Con: Student government elections are pointless if running unopposed

Close-up of a man’s hand putting his vote in the ballot box. (TNS)

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If student leaders are elected while running unopposed or with a minority of the students voting, there is no point in holding elections.

During the 2017-2018 student elections, all three elected leaders ran unopposed. Even when there are multiple candidates for an elected position, students feel that it doesn’t matter or that there is too much pressure around elections to make voting enjoyable.

Dixie State University’s student elections are mirroring the nation-wide epidemic of voter apathy amongst young people, and the solution is not to hold more elections. With midterms in full swing and graduation around the corner for seniors, student elections come at an inconvenient and already-stressful time.

In a Twitter poll posted by Abby Doman, only 35 percent of the participants said they were planning to vote in the upcoming student elections, as opposed to the 65 percent who said they were not. Even then, however, the poll only accumulated 17 votes throughout the 24 hours it was posted.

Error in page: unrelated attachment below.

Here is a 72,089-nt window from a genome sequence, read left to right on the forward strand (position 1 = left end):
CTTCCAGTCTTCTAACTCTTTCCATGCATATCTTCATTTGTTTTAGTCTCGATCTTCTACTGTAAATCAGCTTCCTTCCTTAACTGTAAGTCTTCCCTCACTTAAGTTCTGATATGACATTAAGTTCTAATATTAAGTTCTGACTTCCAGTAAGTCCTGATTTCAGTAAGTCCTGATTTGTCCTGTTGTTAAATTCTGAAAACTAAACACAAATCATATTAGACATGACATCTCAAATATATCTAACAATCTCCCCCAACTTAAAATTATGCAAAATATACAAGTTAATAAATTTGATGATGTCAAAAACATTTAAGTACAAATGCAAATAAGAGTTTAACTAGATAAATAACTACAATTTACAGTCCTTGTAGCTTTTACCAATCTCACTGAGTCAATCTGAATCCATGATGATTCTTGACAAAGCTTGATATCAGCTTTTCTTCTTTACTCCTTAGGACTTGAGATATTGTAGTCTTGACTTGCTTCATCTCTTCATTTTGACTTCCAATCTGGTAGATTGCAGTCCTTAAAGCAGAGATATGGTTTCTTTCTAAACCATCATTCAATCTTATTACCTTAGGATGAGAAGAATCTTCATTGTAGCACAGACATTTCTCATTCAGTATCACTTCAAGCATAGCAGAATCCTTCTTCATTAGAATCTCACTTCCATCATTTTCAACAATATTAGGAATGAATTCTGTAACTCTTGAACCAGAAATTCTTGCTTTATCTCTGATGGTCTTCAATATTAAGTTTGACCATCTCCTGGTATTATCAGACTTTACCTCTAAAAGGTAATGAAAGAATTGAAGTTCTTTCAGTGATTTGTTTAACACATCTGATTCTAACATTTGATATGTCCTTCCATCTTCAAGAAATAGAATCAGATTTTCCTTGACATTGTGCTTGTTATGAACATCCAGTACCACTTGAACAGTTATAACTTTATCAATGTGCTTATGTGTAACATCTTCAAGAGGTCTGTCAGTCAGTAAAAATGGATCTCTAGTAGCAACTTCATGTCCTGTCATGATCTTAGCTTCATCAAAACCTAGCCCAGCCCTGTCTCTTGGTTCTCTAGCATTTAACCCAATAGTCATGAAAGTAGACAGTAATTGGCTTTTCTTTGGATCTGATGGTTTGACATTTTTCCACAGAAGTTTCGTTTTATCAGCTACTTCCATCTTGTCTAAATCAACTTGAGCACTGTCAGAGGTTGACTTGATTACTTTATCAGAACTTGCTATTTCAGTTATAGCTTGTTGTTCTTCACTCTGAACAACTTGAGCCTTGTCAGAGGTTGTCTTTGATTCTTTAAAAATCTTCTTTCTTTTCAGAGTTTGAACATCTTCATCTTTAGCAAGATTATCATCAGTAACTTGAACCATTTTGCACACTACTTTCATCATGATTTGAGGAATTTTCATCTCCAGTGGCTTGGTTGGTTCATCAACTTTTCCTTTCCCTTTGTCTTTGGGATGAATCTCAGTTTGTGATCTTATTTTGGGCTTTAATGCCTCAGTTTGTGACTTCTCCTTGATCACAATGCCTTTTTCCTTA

It is important for students to have a voice, but when a practice makes students feel their impact is smaller than reality, it is sure to have adverse outcomes. Student elections with limited voter turnout or unopposed candidates do just that.

There are plenty of resources on campus to help students become politically invested and educated for any which way they lean. The Institute of Politics, College Democrats, College Republicans and other outlets on and off campus have ways to help students get involved. Students will survive, and maybe even benefit from, a spring semester without the pressure to vote for seemingly pre-decided student representatives.

It may be policy to hold elections, but the system is broken; tradition shouldn’t be the only reason or driving force behind such a detrimental part of misconstruing to students that they don’t have a voice.

It’s time to reassess the process of electing student leaders. If polls are absolutely necessary, let’s find a way to involve more students – obviously the emails, campus rallies and door-to-door canvassing aren’t cutting it. If, throughout the process of examining what is beneficial for students, it’s found that polls are not necessary, let’s try something new. Just because it’s what has been done in the past doesn’t mean we have to do it now.

The world is changing, and we would be fools not to change with it.